It took under two minutes to reach the junction of East 3rd and P St. Reid saw two cops crouching behind the open door of a patrol vehicle angled across the road some hundred and fifty feet ahead. He braked and spun the steering wheel around. The Ford Victoria screeched to a stop with the broadside facing the intersection. Sirens blared behind them as they stepped out of their vehicle; a patrol car was charging down East 3rd toward the junction.

Lockett signaled to the officers behind the windshield. The driver flashed his lights and turned north in a squeal of tires; he would go around and block off the other end of the road to establish a perimeter.

Reid and Lockett drew their guns and jogged along the north pavement toward the responding officers’ vehicle. Curtains and blinds twitched behind windows on both sides of the road. Reid caught glimpses of pale, worried faces. This was a nice, working-class neighborhood, with tidy front gardens and well-kept houses; the residents had likely never seen anything on this scale before.

A shot rang out just as they reached the corner of a drive. They ducked and ran across the road to the patrol car.

‘Detective Sergeant Hasley, Detective Lockett, Homicide,’ Reid said briskly as they dropped by the side of the cops squatting in the cover of the vehicle.

‘Officer Johnson,’ said the female officer. ‘This is Officer Tolino.’

Reid acknowledged the somber man beside her with a nod.

‘Can you brief us?’ he asked Johnson.

The patrol car that had gone around the block screeched to a halt across the junction four hundred feet away, sirens muted and lights flashing.

‘We responded to a domestic disturbance call twelve minutes ago,’ said Johnson. ‘On our way here, Control informed us that the neighbor who reported the incident called 911 again and said he’d heard screaming and two gunshots. We got here at 14:03. A man came out of the property and fired at our patrol car and the neighbor’s garden before running back inside. He’s fired two more shots out of the left front window since, including the one you just heard.’

Reid eyed the pretty, one-storey, blue clapboard house fifty feet northeast of where they crouched.

‘We just heard from Control,’ said Tolino. ‘The property’s owner was involved in a traffic accident last year, so they had some records. The house is registered to a Burt Suarez. Married. Works the tollbooth at the Tobin Bridge. Firearms Records Bureau shows a License to Carry for a Smith & Wesson 908. Description from motor vehicles registry matches the gunman.’

‘Kids?’ said Reid sharply.

‘Not that records show,’ said Johnson.

The officer looked as relieved as Reid felt. The last thing anyone wanted was children involved in an active shooter situation.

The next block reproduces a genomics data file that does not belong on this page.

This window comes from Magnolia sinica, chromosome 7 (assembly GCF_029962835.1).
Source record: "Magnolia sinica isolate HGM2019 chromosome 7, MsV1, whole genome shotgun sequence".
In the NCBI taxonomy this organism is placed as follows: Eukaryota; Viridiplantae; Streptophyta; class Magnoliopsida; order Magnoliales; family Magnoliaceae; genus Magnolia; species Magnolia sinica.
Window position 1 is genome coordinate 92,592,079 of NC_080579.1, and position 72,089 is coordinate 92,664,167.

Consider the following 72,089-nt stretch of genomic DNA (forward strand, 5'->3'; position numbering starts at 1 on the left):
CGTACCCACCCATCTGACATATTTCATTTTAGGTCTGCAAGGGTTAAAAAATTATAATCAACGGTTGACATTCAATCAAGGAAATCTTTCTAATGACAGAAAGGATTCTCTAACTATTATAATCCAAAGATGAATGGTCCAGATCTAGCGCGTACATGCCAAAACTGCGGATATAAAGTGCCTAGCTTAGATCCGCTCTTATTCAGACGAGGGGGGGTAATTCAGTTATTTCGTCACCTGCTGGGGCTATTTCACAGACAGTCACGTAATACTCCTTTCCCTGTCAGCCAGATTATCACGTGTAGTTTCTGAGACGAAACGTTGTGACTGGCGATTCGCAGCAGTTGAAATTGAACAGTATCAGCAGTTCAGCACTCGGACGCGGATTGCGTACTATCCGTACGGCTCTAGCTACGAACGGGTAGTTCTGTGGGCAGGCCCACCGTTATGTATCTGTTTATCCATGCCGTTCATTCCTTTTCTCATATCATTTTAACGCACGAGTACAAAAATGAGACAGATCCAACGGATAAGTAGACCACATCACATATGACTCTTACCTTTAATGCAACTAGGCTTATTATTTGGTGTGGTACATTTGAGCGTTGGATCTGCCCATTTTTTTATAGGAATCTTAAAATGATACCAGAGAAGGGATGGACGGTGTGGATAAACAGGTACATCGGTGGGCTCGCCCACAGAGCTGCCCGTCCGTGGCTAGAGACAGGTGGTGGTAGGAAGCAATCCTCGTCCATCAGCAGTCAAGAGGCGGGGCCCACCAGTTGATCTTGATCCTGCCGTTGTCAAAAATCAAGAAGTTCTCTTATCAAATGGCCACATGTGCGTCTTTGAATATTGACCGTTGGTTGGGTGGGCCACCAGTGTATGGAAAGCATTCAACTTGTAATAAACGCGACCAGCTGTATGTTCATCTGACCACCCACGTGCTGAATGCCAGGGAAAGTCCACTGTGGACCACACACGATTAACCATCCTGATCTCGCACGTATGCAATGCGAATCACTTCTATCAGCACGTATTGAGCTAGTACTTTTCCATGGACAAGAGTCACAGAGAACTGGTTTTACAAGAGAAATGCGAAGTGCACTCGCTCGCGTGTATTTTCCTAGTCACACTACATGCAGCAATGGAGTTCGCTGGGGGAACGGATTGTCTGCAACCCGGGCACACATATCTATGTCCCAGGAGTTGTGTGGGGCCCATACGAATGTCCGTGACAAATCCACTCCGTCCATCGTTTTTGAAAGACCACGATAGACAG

‘He shot the neighbor’s dog,’ Tolino added with a grimace. ‘Poor thing’s still alive. Neighbor ran out and carried it inside the house two minutes ago. You can hear it whining if you listen hard enough.’

Lockett’s grip tightened on his Glock. ‘What kind of sick bastard shoots a dog?’

‘One who isn’t thinking straight,’ Reid murmured, his gaze focused on the house. ‘Is that his car out front?’

Johnson and Tolino glanced at the black Volvo parked at the curb.

Johnson frowned. ‘No. His is the Toyota behind it. There are no other vehicles registered at the address.’

More sirens sounded from the west and south as other patrol units raced toward their location.

‘Have you heard anyone scream or shout for help since you got here?’ said Reid quietly.

‘Negative,’ Johnson replied. ‘And 911 hasn’t received any calls from this address either.’

Reid studied Johnson and narrowed his eyes. We all know this doesn’t look to be a hostage situation with a barricaded gunman. There are dead or injured people in that house. And God only knows how many spare magazines the guy has.

‘Broadcast our assessment of the situation to all responding units, tell them the safest approach, and get a secure perimeter established,’ Reid said curtly.

Johnson reached inside the car and grabbed the radio handset.

Reid twisted on his heels and indicated their Ford Victoria at the crossroad. ‘We can establish a temporary command post there until S.W.A.T. arrives—’

‘Oh fuck,’ Lockett whispered.

Reid whipped his head around and followed his partner’s frozen gaze. His mouth went dry.

A girl in her late teens had come out of a house one hundred feet up the road. She had headphones on and was leading a small white terrier on a leash. She turned and headed along the north side pavement toward them, eyes cast down and head bobbing along to whatever music she was listening to.

She was fifty feet from the front porch of the gunman’s house.